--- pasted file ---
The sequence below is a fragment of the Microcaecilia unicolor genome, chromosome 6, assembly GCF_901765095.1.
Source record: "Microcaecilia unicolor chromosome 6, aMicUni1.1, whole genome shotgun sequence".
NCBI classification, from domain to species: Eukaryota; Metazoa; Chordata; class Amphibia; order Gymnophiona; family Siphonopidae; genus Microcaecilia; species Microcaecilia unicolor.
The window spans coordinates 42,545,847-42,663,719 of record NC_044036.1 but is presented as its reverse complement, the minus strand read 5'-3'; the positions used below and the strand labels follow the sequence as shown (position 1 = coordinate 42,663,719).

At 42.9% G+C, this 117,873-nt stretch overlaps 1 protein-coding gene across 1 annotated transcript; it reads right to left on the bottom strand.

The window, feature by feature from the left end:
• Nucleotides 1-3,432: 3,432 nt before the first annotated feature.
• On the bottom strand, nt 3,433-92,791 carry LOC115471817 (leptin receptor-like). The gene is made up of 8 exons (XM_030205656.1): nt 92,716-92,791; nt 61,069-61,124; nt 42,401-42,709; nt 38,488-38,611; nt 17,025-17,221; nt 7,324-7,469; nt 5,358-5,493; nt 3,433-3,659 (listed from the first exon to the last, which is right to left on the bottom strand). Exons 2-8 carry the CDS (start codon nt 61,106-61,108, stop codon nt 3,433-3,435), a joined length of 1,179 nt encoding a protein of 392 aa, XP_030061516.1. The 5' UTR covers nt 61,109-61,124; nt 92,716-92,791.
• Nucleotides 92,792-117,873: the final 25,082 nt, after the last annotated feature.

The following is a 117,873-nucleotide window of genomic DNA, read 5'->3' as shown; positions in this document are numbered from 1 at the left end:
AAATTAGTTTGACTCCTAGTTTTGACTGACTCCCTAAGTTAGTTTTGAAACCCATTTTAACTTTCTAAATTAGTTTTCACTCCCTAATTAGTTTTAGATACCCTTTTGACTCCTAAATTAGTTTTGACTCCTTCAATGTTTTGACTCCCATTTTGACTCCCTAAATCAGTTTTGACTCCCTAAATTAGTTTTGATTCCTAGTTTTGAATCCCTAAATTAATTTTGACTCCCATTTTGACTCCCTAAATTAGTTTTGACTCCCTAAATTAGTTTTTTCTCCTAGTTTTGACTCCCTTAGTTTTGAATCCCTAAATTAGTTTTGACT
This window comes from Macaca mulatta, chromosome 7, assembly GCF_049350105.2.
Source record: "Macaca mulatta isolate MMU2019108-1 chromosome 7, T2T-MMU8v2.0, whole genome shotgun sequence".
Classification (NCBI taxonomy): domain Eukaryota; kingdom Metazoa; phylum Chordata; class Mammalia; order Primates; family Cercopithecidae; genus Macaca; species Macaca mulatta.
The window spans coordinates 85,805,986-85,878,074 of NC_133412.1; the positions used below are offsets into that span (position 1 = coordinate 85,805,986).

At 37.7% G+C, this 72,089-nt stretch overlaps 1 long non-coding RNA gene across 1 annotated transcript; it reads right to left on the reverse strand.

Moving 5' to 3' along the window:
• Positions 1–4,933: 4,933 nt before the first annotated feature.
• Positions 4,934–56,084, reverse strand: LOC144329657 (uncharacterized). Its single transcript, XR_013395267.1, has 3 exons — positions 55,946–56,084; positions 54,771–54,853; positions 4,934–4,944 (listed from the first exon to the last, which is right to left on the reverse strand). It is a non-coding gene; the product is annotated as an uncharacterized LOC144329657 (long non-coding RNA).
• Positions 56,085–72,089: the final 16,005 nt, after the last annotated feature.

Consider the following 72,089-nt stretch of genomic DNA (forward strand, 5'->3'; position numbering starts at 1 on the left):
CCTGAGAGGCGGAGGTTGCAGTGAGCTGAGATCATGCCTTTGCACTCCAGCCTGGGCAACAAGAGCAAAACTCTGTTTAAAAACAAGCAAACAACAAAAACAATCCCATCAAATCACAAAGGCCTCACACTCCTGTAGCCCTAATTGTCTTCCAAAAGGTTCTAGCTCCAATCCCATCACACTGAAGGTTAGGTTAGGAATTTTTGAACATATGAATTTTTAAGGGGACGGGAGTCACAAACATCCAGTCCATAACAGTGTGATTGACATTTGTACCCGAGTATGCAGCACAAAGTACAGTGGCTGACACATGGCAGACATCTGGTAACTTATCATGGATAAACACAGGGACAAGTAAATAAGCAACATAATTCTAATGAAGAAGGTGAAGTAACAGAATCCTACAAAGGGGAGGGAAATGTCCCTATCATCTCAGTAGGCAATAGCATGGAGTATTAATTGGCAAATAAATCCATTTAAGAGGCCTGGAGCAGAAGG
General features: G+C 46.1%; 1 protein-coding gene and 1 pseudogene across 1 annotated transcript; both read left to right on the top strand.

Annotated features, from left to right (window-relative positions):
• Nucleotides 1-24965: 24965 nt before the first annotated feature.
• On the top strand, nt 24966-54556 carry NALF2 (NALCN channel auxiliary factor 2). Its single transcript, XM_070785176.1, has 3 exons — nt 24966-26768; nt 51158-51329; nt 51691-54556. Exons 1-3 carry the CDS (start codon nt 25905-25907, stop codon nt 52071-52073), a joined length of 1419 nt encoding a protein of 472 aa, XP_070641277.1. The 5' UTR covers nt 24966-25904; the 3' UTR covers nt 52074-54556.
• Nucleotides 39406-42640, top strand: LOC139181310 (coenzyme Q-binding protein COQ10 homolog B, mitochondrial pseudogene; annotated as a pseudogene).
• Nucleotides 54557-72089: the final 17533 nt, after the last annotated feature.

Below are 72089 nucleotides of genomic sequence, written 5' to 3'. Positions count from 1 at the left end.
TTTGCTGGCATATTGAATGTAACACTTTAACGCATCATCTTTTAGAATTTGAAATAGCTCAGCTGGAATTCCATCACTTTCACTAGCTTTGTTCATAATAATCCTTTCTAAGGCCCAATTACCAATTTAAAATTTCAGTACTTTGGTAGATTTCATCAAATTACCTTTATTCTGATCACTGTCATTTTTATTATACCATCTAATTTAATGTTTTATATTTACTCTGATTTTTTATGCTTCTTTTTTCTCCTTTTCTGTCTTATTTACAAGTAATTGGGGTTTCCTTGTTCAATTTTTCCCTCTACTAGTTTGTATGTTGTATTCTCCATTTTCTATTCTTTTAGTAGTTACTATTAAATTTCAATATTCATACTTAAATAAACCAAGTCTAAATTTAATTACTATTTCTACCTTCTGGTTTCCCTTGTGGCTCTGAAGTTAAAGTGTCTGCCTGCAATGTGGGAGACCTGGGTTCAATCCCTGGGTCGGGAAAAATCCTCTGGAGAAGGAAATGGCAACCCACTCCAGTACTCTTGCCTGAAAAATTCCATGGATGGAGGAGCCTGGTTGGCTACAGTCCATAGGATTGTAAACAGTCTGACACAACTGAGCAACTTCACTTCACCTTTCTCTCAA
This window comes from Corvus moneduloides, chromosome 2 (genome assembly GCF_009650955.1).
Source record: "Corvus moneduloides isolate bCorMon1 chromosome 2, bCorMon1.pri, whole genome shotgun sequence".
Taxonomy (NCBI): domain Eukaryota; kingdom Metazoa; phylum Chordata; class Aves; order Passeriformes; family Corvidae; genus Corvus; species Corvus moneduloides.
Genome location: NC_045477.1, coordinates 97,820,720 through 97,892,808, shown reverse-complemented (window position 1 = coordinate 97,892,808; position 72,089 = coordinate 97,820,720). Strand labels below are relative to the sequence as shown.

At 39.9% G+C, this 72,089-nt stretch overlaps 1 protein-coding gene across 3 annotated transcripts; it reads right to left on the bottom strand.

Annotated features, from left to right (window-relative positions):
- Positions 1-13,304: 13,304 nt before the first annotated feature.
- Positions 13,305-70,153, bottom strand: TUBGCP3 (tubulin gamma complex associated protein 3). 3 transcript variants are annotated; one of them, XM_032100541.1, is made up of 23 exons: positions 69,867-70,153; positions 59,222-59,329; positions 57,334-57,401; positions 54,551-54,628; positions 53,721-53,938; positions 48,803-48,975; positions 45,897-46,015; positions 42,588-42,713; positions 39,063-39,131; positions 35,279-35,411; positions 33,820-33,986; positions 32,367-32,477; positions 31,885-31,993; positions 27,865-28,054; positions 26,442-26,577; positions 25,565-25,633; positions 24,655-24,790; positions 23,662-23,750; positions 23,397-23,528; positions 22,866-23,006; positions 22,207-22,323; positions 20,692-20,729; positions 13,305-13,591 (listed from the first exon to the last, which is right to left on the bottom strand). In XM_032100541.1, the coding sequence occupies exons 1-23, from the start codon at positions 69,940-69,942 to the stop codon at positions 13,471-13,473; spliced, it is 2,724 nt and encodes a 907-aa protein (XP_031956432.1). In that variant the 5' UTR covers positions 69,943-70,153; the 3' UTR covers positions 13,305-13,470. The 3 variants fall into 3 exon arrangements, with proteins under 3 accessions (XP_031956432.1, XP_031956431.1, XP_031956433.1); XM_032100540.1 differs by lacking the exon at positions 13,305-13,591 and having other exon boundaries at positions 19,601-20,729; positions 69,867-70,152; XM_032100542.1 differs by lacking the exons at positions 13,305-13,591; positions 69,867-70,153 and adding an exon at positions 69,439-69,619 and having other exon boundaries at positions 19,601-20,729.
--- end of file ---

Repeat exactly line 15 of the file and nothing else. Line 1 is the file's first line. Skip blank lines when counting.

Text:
The window spans coordinates 85,805,986-85,878,074 of NC_133412.1; the positions used below are offsets into that span (position 1 = coordinate 85,805,986).